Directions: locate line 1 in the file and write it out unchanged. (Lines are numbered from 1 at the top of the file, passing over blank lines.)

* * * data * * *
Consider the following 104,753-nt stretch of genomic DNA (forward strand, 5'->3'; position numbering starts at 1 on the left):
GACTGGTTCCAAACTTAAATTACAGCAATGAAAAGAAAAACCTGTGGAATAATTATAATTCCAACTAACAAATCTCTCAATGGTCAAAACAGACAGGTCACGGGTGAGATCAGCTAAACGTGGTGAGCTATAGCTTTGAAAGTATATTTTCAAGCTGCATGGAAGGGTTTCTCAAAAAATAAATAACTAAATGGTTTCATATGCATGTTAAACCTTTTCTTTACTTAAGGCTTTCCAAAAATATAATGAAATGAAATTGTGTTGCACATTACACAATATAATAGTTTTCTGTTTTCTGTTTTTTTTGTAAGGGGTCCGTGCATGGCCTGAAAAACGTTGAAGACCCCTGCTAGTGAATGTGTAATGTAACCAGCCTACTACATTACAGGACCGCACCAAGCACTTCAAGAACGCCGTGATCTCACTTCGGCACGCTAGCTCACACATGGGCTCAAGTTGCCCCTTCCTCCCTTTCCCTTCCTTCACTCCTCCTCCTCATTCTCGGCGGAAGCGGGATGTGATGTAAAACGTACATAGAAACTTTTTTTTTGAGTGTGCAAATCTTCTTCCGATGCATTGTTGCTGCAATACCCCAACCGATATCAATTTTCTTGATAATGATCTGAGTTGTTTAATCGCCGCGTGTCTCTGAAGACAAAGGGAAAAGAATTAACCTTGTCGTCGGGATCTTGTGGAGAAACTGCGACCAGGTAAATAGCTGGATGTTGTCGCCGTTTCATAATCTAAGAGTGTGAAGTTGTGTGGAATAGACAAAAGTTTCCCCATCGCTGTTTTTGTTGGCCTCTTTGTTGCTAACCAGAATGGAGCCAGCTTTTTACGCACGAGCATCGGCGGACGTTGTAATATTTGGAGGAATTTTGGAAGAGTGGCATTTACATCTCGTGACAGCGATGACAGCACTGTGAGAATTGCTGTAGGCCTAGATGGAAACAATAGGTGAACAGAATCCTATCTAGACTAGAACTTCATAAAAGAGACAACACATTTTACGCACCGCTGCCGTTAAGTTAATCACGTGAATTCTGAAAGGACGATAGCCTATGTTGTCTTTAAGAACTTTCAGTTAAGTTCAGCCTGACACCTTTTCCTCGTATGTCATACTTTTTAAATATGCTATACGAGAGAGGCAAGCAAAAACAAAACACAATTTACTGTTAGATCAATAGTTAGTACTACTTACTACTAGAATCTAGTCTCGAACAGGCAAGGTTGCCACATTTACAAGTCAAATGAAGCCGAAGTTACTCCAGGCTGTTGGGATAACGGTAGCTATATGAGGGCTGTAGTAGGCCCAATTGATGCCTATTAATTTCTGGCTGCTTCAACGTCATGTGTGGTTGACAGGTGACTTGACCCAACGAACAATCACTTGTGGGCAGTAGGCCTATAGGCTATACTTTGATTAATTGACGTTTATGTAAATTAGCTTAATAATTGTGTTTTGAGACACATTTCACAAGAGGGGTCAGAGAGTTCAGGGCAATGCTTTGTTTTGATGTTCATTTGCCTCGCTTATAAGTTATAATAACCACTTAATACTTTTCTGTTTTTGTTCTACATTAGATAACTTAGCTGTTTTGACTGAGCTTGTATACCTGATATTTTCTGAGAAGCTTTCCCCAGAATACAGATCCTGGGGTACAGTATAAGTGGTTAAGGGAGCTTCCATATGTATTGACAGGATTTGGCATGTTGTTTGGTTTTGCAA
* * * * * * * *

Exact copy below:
Consider the following 104,753-nt stretch of genomic DNA (forward strand, 5'->3'; position numbering starts at 1 on the left):